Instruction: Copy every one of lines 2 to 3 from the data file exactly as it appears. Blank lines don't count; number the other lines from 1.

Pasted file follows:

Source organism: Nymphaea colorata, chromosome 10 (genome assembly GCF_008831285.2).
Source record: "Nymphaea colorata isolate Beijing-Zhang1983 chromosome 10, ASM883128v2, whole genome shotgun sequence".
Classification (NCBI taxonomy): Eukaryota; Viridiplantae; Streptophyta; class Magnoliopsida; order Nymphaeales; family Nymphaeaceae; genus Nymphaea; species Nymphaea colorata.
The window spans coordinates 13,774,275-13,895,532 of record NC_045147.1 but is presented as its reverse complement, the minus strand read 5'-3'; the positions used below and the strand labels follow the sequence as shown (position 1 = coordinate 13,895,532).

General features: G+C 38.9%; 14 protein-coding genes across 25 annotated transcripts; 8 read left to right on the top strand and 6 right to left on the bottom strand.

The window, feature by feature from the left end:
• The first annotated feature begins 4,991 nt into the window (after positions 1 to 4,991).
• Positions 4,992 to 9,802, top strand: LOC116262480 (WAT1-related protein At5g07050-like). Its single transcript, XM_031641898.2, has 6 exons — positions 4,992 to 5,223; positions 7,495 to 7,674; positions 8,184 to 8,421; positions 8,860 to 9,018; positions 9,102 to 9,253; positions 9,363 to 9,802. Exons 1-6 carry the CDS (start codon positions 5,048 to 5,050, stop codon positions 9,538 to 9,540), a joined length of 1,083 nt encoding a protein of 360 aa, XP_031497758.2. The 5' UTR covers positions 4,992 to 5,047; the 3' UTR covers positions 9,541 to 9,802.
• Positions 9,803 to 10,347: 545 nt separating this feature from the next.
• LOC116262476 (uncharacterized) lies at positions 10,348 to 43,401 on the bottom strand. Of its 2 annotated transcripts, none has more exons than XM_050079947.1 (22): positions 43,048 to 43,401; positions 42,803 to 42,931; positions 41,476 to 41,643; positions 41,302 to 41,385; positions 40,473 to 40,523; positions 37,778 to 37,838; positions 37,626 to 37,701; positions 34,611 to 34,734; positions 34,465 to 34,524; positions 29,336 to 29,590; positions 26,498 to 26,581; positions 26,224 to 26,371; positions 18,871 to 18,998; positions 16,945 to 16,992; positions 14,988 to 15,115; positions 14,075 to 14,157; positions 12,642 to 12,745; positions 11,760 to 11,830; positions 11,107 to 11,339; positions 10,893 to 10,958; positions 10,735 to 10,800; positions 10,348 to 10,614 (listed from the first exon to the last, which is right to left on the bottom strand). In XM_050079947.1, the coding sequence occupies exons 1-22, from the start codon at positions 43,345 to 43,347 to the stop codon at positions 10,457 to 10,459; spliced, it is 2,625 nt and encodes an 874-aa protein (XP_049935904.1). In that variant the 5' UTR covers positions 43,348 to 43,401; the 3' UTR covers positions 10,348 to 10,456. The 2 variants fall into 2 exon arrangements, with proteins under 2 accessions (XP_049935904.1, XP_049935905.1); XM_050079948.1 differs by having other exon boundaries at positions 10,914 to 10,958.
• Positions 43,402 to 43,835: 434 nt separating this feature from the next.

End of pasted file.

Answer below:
Source record: "Nymphaea colorata isolate Beijing-Zhang1983 chromosome 10, ASM883128v2, whole genome shotgun sequence".
Classification (NCBI taxonomy): Eukaryota; Viridiplantae; Streptophyta; class Magnoliopsida; order Nymphaeales; family Nymphaeaceae; genus Nymphaea; species Nymphaea colorata.